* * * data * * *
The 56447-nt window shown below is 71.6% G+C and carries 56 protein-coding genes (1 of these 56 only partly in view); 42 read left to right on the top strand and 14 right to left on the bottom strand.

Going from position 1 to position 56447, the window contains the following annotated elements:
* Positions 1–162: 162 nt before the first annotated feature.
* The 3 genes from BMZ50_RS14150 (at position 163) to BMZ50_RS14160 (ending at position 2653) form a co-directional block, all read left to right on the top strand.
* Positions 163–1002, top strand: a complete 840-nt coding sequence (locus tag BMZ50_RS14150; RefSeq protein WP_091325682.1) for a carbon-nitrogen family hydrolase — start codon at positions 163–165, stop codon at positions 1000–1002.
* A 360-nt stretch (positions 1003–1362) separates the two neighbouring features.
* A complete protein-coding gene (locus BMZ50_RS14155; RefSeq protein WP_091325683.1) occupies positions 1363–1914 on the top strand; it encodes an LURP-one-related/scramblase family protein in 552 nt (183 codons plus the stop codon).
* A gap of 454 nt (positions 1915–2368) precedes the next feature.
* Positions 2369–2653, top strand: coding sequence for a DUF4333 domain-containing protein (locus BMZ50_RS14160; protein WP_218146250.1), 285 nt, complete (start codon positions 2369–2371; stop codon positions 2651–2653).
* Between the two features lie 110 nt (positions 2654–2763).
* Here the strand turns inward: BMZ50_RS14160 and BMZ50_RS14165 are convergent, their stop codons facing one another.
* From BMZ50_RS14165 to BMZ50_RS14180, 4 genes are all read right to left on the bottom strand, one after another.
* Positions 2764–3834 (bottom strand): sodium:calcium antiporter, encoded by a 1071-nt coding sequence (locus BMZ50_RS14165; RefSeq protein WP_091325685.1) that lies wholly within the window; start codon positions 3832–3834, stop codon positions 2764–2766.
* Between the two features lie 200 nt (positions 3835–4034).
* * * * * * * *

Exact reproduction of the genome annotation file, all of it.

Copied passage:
The 56447-nt window shown below is 71.6% G+C and carries 56 protein-coding genes (1 of these 56 only partly in view); 42 read left to right on the top strand and 14 right to left on the bottom strand.

Going from position 1 to position 56447, the window contains the following annotated elements:
* Positions 1–162: 162 nt before the first annotated feature.
* The 3 genes from BMZ50_RS14150 (at position 163) to BMZ50_RS14160 (ending at position 2653) form a co-directional block, all read left to right on the top strand.
* Positions 163–1002, top strand: a complete 840-nt coding sequence (locus tag BMZ50_RS14150; RefSeq protein WP_091325682.1) for a carbon-nitrogen family hydrolase — start codon at positions 163–165, stop codon at positions 1000–1002.
* A 360-nt stretch (positions 1003–1362) separates the two neighbouring features.
* A complete protein-coding gene (locus BMZ50_RS14155; RefSeq protein WP_091325683.1) occupies positions 1363–1914 on the top strand; it encodes an LURP-one-related/scramblase family protein in 552 nt (183 codons plus the stop codon).
* A gap of 454 nt (positions 1915–2368) precedes the next feature.
* Positions 2369–2653, top strand: coding sequence for a DUF4333 domain-containing protein (locus BMZ50_RS14160; protein WP_218146250.1), 285 nt, complete (start codon positions 2369–2371; stop codon positions 2651–2653).
* Between the two features lie 110 nt (positions 2654–2763).
* Here the strand turns inward: BMZ50_RS14160 and BMZ50_RS14165 are convergent, their stop codons facing one another.
* From BMZ50_RS14165 to BMZ50_RS14180, 4 genes are all read right to left on the bottom strand, one after another.
* Positions 2764–3834 (bottom strand): sodium:calcium antiporter, encoded by a 1071-nt coding sequence (locus BMZ50_RS14165; RefSeq protein WP_091325685.1) that lies wholly within the window; start codon positions 3832–3834, stop codon positions 2764–2766.
* Between the two features lie 200 nt (positions 3835–4034).